Painting in the Anthropocene

Dr Andrew Paul Wood

In recent years coral has become an important symbol of our increasingly precarious ecological balance. Coral has long been at risk from exploitation for jewellery and tourist souvenirs, agricultural runoff, industrial pollution, blast fishing, overfishing leading to population explosions among crown-of-thorns starfish, and more recently ocean acidification (climate change’s just as dangerous sibling, the osteoporosis of the ocean resulting in the inability of shell-secreting organisms to extract calcium carbonate from the water) and coral bleaching. Corals are the extremely sick canary in the coalmine, the heralds of the eco-apocalypse. Coral reefs are a fraught and fought over territory, by scientists, politicians, local communities, indigenous peoples, big corporations, and small-time commercial operators. They are vital niche ecosystems for ocean biodiversity.

In the context of the Kermadec Islands/ Rangitāhua, an arcing subtropical archipelago between 800 and 1000 kilometres nor’west of the North Island supporting unique coral reef ecologies. The Kermadecs have long been at the centre of environmental concerns: they were made a nature reserve in 1937 and a marine reserve in 1990. In 1955 the British government requested the use of the islands as a nuclear test sit, which Prime Minister Sidney Holland refused, fearing the political fallout more than the radioactive kind. That was one of the first faltering steps in New Zealand’s history of protesting nuclear testing in the Pacific and banning nuclear-powered ships and nuclear weapons from our territorial waters.

At a very fundamental level, Viv Kepes paintings of Kermadec corals provide a neutral ground in which to consider these conflicting interests. The novelist and chemist C. P. Snow, in the mid-twentieth century became alarmed at what he termed the “two cultures” model of intellectual life divided between the humanities and the sciences. He was concerned that the two ways of looking at the world had drifted so far apart that they were in danger of becoming mutually unintelligible to each other. Others have tried to bridge the gap, with the two main ideas emerging being biologist E. O. Wilson’s “consilience” (finding points of commonality and agreement as a basis for a synthesis of knowledge across the different disciplines) and author John Brockman’s “Third Culture” (the idea that popular communicators of science operate between the two). Kepes’ paintings reflect aspects of both. Kepes cooperated with scientists to visualise the structure of the coral, but her interpretation is painterly and interpretative through the prism of art. The paintings also remove the subject from a clinical laboratory context and put them in a public space, appealing to the artistic and aesthetic sensibilities of their audience without it merely being an aesthetic gesture. We are invited to consider the amazingly complex qualities of the coral itself. May we not also consider coral a kind of artistry, though unconscious ― an exquisite calcium carbonate sculpture?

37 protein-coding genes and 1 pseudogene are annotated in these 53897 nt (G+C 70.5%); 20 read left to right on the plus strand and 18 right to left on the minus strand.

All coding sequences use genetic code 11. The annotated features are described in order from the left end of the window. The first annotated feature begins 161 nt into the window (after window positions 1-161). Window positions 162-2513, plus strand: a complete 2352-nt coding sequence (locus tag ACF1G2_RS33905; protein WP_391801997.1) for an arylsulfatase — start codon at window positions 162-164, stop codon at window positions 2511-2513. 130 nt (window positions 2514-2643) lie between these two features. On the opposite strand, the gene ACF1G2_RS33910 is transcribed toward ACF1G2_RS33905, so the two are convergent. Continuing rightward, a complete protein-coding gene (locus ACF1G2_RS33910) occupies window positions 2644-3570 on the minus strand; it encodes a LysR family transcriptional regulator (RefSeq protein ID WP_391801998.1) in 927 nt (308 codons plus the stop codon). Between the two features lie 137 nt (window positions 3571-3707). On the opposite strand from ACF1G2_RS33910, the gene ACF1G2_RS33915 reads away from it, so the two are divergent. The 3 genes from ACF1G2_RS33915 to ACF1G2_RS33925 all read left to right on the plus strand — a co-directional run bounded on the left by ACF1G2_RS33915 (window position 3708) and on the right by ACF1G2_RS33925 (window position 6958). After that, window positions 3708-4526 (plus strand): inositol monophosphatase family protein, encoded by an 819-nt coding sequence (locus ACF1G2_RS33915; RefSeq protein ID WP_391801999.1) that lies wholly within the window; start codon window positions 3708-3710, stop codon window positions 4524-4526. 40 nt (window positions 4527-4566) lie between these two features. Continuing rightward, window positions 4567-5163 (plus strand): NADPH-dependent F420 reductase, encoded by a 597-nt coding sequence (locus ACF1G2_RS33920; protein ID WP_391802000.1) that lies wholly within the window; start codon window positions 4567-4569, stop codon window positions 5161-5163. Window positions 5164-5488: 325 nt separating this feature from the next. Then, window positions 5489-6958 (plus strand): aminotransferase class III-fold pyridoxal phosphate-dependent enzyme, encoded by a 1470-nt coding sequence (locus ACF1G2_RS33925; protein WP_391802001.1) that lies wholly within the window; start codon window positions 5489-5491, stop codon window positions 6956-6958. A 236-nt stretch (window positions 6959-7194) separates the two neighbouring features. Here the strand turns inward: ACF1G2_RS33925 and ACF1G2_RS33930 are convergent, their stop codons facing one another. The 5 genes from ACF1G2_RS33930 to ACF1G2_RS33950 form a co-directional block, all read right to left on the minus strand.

Kepes’ canvases, although operating from direct and analytical study of coral samples from the Kermadec Islands, translate the coral into an abstract, all-over pattern. Although they are softened and ambiguous, their complex organic structures are emphasised. The paintings evoke an idea or impression of coral that makes us consider it and have an emotional response to it, without creating an emotionally-charged political context. The paintings focus on the aspects of the situation that everyone agrees on ― that coral is beautiful, precious, vulnerable and alive ― without the combative hostility and anger that gets in the way of communication. Here we may look to Susan Best’s concept of Reparative Aesthetics, where artists use indirection and ambiguity, and focus on aesthetic considerations likely to elicit a positive and receptive response from the viewer in order to make art about themes that are actually very political charged and highly emotive. The viewer can choose to just enjoy the beauty of the art, or they can go deeper and think more critically about the subject. The provision of these multiple options for experience and reading avoid the sort of angry and traumatising confrontation that can alienate a viewer from the message. By creating a positive and rewarding feedback loop, the viewer is more likely to be empathetic to, and supportive of the message, a bridge has been built and a foundation laid.